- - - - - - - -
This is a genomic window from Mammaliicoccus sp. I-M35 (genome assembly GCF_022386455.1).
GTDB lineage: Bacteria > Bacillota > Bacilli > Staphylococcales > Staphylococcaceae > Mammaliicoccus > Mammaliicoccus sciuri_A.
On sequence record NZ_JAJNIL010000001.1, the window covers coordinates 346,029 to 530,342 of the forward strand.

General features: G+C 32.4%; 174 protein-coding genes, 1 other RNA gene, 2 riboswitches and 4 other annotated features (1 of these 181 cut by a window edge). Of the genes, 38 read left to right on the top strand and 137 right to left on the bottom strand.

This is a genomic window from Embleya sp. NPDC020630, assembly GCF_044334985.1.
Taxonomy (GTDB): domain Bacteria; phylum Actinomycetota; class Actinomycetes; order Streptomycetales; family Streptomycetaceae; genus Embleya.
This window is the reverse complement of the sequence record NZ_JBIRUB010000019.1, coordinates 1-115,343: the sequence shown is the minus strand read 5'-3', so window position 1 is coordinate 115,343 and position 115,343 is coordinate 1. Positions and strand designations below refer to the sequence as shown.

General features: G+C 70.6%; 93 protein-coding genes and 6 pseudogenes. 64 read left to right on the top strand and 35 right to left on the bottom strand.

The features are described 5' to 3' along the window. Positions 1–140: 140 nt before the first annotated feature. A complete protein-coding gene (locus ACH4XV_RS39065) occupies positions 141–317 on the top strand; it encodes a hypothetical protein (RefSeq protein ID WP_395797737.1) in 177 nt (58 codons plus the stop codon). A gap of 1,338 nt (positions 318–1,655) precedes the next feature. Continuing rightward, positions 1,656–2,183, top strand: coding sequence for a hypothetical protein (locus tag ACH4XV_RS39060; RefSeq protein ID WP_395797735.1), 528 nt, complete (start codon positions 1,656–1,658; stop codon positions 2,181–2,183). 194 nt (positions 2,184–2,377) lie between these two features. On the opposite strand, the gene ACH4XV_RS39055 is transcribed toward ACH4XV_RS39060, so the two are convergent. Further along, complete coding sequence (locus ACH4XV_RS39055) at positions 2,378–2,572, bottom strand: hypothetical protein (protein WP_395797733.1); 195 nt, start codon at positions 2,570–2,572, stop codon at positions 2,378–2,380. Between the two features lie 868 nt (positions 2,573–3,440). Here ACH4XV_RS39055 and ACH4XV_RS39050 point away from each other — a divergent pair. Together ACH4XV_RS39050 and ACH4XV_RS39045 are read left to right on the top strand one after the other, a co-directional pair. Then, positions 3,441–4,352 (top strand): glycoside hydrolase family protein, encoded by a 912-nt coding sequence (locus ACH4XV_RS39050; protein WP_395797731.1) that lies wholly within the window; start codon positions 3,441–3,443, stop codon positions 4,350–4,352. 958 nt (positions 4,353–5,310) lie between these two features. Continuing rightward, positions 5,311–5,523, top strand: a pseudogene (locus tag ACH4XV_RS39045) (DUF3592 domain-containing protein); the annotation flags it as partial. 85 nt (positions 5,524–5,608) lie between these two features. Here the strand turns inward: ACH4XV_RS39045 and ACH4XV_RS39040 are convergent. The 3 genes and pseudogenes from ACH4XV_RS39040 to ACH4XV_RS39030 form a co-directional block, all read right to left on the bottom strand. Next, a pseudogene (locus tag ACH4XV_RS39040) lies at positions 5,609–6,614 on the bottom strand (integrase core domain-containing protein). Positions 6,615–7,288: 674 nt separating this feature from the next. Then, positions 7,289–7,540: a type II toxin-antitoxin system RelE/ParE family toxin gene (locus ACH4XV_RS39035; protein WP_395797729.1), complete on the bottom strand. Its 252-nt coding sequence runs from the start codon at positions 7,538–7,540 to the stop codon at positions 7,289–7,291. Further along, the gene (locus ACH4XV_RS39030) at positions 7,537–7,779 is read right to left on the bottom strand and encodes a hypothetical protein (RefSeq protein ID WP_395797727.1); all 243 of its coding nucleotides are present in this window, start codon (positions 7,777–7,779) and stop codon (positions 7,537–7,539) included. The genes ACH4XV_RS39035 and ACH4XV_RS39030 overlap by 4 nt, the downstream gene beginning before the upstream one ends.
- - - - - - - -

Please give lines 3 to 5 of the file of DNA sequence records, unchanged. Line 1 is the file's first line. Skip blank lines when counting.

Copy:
On sequence record NZ_JAJNIL010000001.1, the window covers coordinates 346,029 to 530,342 of the forward strand.

General features: G+C 32.4%; 174 protein-coding genes, 1 other RNA gene, 2 riboswitches and 4 other annotated features (1 of these 181 cut by a window edge). Of the genes, 38 read left to right on the top strand and 137 right to left on the bottom strand.

This is a genomic window from Embleya sp. NPDC020630, assembly GCF_044334985.1.